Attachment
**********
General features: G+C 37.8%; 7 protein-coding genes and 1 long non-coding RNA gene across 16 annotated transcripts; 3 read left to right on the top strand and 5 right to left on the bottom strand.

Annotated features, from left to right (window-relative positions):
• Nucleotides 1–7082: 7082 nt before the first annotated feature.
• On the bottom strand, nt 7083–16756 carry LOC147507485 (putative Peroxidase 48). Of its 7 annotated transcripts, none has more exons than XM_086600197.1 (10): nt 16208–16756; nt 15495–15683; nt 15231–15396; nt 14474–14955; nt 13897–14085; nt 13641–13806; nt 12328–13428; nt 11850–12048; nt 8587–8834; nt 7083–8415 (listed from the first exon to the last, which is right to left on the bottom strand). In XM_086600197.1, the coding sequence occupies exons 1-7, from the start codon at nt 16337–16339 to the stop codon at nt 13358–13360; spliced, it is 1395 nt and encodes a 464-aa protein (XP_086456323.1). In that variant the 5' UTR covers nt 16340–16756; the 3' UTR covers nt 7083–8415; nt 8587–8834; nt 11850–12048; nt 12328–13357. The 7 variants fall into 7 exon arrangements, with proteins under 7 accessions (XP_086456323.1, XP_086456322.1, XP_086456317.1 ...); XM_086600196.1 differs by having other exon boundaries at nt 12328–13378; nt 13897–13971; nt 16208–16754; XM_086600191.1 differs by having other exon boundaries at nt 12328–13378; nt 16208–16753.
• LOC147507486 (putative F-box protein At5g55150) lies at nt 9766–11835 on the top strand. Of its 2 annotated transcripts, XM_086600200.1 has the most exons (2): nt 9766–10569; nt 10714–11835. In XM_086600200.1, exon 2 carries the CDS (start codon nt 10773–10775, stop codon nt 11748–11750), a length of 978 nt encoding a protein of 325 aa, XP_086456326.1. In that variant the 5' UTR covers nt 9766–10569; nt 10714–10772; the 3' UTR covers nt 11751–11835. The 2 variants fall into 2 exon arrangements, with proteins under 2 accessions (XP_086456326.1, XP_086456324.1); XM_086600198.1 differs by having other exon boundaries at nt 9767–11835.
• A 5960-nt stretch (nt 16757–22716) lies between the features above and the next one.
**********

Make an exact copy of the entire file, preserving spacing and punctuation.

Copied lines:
General features: G+C 37.8%; 7 protein-coding genes and 1 long non-coding RNA gene across 16 annotated transcripts; 3 read left to right on the top strand and 5 right to left on the bottom strand.

Annotated features, from left to right (window-relative positions):
• Nucleotides 1–7082: 7082 nt before the first annotated feature.
• On the bottom strand, nt 7083–16756 carry LOC147507485 (putative Peroxidase 48). Of its 7 annotated transcripts, none has more exons than XM_086600197.1 (10): nt 16208–16756; nt 15495–15683; nt 15231–15396; nt 14474–14955; nt 13897–14085; nt 13641–13806; nt 12328–13428; nt 11850–12048; nt 8587–8834; nt 7083–8415 (listed from the first exon to the last, which is right to left on the bottom strand). In XM_086600197.1, the coding sequence occupies exons 1-7, from the start codon at nt 16337–16339 to the stop codon at nt 13358–13360; spliced, it is 1395 nt and encodes a 464-aa protein (XP_086456323.1). In that variant the 5' UTR covers nt 16340–16756; the 3' UTR covers nt 7083–8415; nt 8587–8834; nt 11850–12048; nt 12328–13357. The 7 variants fall into 7 exon arrangements, with proteins under 7 accessions (XP_086456323.1, XP_086456322.1, XP_086456317.1 ...); XM_086600196.1 differs by having other exon boundaries at nt 12328–13378; nt 13897–13971; nt 16208–16754; XM_086600191.1 differs by having other exon boundaries at nt 12328–13378; nt 16208–16753.
• LOC147507486 (putative F-box protein At5g55150) lies at nt 9766–11835 on the top strand. Of its 2 annotated transcripts, XM_086600200.1 has the most exons (2): nt 9766–10569; nt 10714–11835. In XM_086600200.1, exon 2 carries the CDS (start codon nt 10773–10775, stop codon nt 11748–11750), a length of 978 nt encoding a protein of 325 aa, XP_086456326.1. In that variant the 5' UTR covers nt 9766–10569; nt 10714–10772; the 3' UTR covers nt 11751–11835. The 2 variants fall into 2 exon arrangements, with proteins under 2 accessions (XP_086456326.1, XP_086456324.1); XM_086600198.1 differs by having other exon boundaries at nt 9767–11835.
• A 5960-nt stretch (nt 16757–22716) lies between the features above and the next one.